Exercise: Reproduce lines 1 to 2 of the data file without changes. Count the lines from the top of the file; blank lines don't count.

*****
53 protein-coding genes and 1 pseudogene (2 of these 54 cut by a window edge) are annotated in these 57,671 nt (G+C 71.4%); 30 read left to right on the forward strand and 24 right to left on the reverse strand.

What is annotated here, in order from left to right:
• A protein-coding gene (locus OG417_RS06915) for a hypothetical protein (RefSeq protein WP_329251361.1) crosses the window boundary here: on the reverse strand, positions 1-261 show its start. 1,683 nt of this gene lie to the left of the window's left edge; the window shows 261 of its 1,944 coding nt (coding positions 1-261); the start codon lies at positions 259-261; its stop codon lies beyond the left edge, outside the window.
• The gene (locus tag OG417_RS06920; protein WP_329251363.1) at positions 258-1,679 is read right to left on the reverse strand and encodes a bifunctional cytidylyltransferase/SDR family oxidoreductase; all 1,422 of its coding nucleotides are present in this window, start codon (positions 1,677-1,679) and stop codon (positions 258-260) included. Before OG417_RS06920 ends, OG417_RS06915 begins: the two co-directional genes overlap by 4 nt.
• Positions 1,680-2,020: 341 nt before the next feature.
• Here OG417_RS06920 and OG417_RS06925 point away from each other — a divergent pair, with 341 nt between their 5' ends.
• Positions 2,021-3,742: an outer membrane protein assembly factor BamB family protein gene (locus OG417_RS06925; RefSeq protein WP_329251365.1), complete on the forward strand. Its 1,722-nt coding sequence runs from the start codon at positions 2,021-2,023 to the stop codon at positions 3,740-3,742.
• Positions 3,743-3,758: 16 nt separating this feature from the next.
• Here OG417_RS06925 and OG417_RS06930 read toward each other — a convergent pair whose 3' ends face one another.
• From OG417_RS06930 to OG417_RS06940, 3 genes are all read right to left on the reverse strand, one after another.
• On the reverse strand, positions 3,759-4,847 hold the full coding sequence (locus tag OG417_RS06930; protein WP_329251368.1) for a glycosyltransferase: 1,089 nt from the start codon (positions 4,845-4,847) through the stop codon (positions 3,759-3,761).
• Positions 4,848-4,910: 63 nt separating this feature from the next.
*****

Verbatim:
53 protein-coding genes and 1 pseudogene (2 of these 54 cut by a window edge) are annotated in these 57,671 nt (G+C 71.4%); 30 read left to right on the forward strand and 24 right to left on the reverse strand.

What is annotated here, in order from left to right: